An adherent of the principle of utility would approve of any action that increased the overall happiness (understood in terms of a balance of pleasure over pain) of all the individuals affected by the action in question, where more than one individual was affected. An adherent of the principle of utility would likewise approve of any action that increased the happiness of a particular individual where no other individual was affected by the action in question. In the former instance the extent was equal to the total number of individuals in question, and in the latter instance to one. It was only when extent was taken into account that an action could be judged to be ethically right or wrong. The question of right and wrong was a question of fact—an account of the value, understood in terms of quantity, of the pleasures and pains that had been brought into existence by the act in question. In order for the utilitarian legislator to accomplish his objective of promoting the greatest happiness of the greatest number, he had to use sanctions (punishments and rewards), themselves composed of pain and pleasure, to discourage actions detrimental to the happiness of the community, and (to a lesser extent) to encourage those that were beneficial.
Bentham's adoption of the principle of utility—with its "real source" in the feelings of pain and pleasure experienced by sentient creatures—as a critical standard of morality led him to distinguish between "law as it is" and "law as it ought to be." This distinction provided the basis both for his strategy of reform, and for his attack on natural law. In A Fragment on Government (1776), which took Blackstone's Commentaries for its target, Bentham distinguished two approaches that the legal commentator might adopt: the first was that of the expositor, whose task was to describe what had been done by legislators and judges (law as it is); the second was that of the censor, whose task to show what they ought to do in future (law as it ought to be).
Blackstone, by not only describing but also attempting to justify the laws of England, had confounded the two approaches. He had, moreover, failed to adopt the principle of utility as his standard of morality, but had appealed to the doctrine of natural law, claiming that human (positive) law was valid insofar as it did not contradict the natural law. Bentham condemned Blackstone both for linking the validity of positive law to a particular substantive content, and for thinking that the natural law could supply the content in question. The natural law did not exist (it was a nonentity), hence any appeal to the law of nature in order to validate a positive law was nonsense, and in practice reflected the mere subjective approval of the supporter of the positive law in question. Blackstone had stated that where there was law, there was some superior who made it. Bentham drew out the corollary: if there was no maker, there was no law. The same problem of nonexistence bedevilled a further device adopted by Blackstone, the original contract. Having accepted the criticisms of the doctrine made by David Hume (1711–1776), Bentham went on to argue that, even if one assumed its historical existence, the original contract, like any promise, had binding force only if adherence to it would promote utility. The original contract was, therefore, superfluous, since the question as to whether to obey or resist government should be based directly on considerations of utility.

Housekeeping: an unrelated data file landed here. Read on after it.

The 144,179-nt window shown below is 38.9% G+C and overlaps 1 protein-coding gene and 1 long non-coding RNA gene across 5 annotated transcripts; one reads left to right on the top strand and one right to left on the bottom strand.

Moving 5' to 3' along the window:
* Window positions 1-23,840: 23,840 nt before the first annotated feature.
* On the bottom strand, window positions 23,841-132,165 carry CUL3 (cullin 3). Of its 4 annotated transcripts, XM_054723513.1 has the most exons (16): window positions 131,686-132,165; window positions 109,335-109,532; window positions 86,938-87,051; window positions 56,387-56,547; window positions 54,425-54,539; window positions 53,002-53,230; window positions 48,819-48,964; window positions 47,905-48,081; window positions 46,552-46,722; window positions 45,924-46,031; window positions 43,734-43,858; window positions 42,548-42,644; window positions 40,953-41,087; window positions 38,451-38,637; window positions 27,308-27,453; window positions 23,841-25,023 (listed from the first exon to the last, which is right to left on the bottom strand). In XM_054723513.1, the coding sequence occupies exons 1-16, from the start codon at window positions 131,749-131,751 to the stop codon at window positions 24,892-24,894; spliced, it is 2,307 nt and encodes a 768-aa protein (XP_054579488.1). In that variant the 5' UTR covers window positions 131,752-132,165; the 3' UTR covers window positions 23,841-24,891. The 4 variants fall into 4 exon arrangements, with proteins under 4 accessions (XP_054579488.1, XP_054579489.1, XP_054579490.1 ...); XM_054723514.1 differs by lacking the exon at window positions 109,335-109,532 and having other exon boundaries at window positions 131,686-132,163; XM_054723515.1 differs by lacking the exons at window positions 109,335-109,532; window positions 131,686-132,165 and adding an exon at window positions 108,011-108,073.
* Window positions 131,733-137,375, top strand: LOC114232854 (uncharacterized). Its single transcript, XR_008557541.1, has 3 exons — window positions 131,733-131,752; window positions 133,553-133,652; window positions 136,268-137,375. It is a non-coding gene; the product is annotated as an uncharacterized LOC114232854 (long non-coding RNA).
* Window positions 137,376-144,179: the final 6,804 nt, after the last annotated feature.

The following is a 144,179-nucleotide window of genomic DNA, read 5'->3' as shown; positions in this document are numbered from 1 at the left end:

Bentham deployed similar arguments against a doctrine closely related to that of natural law, namely the doctrine of natural rights. In the French Declaration of Rights of 1789 it was asserted that the end of every political association was the preservation of the natural and imprescriptible rights of man, and that these natural rights could not be abrogated by government. The purpose of establishing government was to protect preexisting natural rights, and any government that failed to do so lacked legitimacy. In "Nonsense upon Stilts" (known as "Anarchical Fallacies" until the publication of the authoritative text in Rights, Representation, and Reform [Schofield, Pease-Watkin, and Cyprian Blamires 2002, pp. 317–401]) Bentham argued that there were "no such things as natural rights—no such things as rights anterior to the establishment of government—no such things as natural rights opposed to, in contradistinction to, legal" (p. 329). The notion of a state of nature, where men lived without government, was perfectly comprehensible, but in such a state there were no rights, and consequently no property and no security. Such rights might be desirable, but it was fallacious to assume that because a certain thing was desirable, that the thing in question existed. Furthermore, if natural rights did not exist, they could not be abrogated. To say that they were imprescriptible was to mount one nonsensical statement upon another: "Natural rights is simple nonsense: natural and imprescriptible rights, rhetorical nonsense, nonsense upon stilts" (p. 330). The purpose of declaring the existence of imprescriptible rights was to incite resistance to law and insurrection against government. To claim that no government could abrogate natural rights was "Terrorist language," whereas those who spoke the "language of reason and plain sense" judged whether a right should or should not be established or abrogated on the basis of whether or not it was for the advantage of society to do so (p. 330).